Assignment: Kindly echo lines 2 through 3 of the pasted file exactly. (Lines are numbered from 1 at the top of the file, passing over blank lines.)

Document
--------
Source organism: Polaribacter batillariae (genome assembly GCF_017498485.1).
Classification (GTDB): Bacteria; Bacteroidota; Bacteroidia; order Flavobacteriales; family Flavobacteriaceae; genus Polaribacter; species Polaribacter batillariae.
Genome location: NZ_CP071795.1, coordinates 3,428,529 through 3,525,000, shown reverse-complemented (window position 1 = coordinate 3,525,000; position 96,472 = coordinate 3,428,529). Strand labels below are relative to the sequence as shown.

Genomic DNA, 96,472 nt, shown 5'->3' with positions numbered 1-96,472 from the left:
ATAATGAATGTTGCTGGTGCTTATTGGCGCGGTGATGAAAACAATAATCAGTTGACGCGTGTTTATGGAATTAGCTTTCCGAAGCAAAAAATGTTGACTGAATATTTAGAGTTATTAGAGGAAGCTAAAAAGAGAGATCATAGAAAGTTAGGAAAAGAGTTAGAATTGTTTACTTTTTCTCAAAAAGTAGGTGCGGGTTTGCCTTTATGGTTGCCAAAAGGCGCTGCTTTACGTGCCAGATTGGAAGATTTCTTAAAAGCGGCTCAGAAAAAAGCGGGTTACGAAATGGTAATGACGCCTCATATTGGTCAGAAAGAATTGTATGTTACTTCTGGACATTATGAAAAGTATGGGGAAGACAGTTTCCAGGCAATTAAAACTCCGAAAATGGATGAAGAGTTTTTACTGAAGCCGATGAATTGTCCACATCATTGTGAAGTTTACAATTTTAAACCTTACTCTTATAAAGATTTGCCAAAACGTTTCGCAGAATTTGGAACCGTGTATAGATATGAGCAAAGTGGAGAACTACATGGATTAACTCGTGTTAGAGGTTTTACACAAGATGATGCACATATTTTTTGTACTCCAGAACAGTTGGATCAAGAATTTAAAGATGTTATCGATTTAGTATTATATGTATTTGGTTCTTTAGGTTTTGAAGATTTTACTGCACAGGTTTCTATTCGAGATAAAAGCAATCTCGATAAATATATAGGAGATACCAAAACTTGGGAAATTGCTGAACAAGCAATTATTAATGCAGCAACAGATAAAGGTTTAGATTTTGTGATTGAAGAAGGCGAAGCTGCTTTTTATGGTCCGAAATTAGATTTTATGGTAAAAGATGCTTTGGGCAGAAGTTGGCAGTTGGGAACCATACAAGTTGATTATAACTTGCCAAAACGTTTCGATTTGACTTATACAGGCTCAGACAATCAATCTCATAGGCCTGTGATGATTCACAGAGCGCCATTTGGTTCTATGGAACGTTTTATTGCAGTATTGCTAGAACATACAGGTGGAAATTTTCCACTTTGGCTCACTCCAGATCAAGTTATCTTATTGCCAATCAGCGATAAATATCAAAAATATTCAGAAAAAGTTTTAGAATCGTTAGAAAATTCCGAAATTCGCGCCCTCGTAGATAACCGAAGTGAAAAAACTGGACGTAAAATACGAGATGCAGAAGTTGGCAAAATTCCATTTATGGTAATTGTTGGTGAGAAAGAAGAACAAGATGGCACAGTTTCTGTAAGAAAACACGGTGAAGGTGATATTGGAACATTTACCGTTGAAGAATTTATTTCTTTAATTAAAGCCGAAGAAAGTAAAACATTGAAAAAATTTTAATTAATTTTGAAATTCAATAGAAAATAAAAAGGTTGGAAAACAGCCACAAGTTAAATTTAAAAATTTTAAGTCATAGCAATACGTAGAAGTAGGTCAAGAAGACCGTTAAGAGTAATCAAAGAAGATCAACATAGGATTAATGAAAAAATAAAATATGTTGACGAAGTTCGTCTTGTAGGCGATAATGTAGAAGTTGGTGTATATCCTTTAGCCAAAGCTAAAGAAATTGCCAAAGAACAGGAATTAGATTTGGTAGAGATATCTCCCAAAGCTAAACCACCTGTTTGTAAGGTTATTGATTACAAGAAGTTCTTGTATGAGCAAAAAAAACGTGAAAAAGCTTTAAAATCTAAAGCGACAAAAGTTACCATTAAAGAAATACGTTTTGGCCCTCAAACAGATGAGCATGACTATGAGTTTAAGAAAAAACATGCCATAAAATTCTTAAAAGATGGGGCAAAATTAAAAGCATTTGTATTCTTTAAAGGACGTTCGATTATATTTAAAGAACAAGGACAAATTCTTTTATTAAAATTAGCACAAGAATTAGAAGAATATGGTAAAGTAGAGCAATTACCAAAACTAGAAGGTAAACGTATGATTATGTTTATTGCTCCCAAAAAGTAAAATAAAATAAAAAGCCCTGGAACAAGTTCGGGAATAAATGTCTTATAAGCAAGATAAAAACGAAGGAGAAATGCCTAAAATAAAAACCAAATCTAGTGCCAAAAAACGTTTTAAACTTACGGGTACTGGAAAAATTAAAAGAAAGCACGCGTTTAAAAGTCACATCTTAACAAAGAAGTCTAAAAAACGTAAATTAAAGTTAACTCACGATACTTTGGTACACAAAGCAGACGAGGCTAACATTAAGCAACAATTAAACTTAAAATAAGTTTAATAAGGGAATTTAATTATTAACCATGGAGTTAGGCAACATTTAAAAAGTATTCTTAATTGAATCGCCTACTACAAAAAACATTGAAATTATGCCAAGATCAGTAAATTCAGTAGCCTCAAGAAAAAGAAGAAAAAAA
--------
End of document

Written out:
Classification (GTDB): Bacteria; Bacteroidota; Bacteroidia; order Flavobacteriales; family Flavobacteriaceae; genus Polaribacter; species Polaribacter batillariae.
Genome location: NZ_CP071795.1, coordinates 3,428,529 through 3,525,000, shown reverse-complemented (window position 1 = coordinate 3,525,000; position 96,472 = coordinate 3,428,529). Strand labels below are relative to the sequence as shown.